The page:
142nd APHA Annual Meeting and Exposition

Annual Meeting Recordings are now available for purchase

Sexual Health Information Sources for College Students: Gender Differences and Associations with Sexual Healthcare Behaviors

142nd APHA Annual Meeting and Exposition (November 15 - November 19, 2014): http://www.apha.org/events-and-meetings/annual
Sunday, November 16, 2014

Sarah Beshers, PhD , Health Department, SUNY-Cortland, Cortland, NY
Jill M. Murphy, PhD , Health Department, SUNY-Cortland, Cortland, NY
Martin Mahoney, MD, PhD , Department of Medicine and Department of Health Behavior, Roswell Park Cancer Institute, Buffalo, NY
Many studies have focused on school-based sexuality education and parent-child communication about sexual health.  Relatively little is known about how other potential sources of sexual health information (SHI) contribute to the sexual health education of young adults.  This study describes how young people access a broad range of potential SHI sources.  In 2011, a cross-sectional study was conducted among 1,047 students attending two northeastern universities.  An anonymous, web-based survey included questions about SHI sources and sexual healthcare.  One question asked:  “Have any of the following been a source of sexual health information for you?”  Respondents could select answers from a list of 17 potential SHI sources.  Chi-square tests were used to compare male and female responses and to identify associations between SHI sources and specific sexual healthcare behaviors. The mostly commonly reported SHI sources were high school health class (93%), friend (81%), mother (70%), doctor (70%), and book/magazine/pamphlet (68%).  Females were significantly more likely than males to report multiple SHI sources, including mother, other relative, primary care physician, and friend.  Males were significantly more likely to identify their father as an SHI source.  Several sources were associated with HIV/STI testing and using a condom for vaginal sex, but no sources were associated with receiving the HPV vaccine. These results reveal a gender disparity with regards to accessing multiple SHI sources, suggesting the need to provide adolescent and young adult males with additional support to learn about sexual healthcare.  Associations between several SHI sources and sexual healthcare behaviors are worthy of further research.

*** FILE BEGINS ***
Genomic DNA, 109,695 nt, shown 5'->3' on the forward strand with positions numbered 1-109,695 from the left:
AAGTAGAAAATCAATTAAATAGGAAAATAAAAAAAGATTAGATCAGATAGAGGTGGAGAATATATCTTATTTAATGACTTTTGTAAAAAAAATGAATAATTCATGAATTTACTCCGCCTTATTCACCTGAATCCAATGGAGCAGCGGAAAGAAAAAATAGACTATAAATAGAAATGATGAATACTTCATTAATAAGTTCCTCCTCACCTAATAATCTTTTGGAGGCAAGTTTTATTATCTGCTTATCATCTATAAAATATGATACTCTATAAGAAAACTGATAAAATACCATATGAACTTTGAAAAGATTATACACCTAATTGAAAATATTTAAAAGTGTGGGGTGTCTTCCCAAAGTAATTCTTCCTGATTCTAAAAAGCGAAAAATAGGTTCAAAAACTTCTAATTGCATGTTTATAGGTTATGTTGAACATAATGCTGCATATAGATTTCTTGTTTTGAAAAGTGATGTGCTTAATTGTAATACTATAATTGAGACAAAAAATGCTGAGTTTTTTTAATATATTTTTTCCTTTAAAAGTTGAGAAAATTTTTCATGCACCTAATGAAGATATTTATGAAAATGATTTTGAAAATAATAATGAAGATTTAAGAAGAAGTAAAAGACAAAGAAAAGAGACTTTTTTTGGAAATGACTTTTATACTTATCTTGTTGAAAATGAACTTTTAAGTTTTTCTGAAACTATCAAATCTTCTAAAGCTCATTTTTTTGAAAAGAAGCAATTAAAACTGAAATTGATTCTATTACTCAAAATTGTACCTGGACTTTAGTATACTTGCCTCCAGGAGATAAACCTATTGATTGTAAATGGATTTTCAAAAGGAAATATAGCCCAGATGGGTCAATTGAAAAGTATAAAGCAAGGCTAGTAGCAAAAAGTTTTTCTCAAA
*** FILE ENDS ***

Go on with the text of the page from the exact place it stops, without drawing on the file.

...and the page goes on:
Learning Areas:

Planning of health education strategies, interventions, and programs
Protection of the public in relation to communicable diseases including prevention or control
Public health or related education
Social and behavioral sciences

Learning Objectives:
List several sources of sexual health information reported by college students. Compare male and female college students in terms of their sources of sexual health information. Describe associations between specific sources of sexual health information and sexual healthcare behaviors.

Keyword(s): STDs/STI, College Students

Presenting author's disclosure statement:

Qualified on the content I am responsible for because: My primary research interest is sexual health education for adolescents and young adults. I have already conducted multiple studies in this field.
Any relevant financial relationships? No

I agree to comply with the American Public Health Association Conflict of Interest and Commercial Support Guidelines, and to disclose to the participants any off-label or experimental uses of a commercial product or service discussed in my presentation.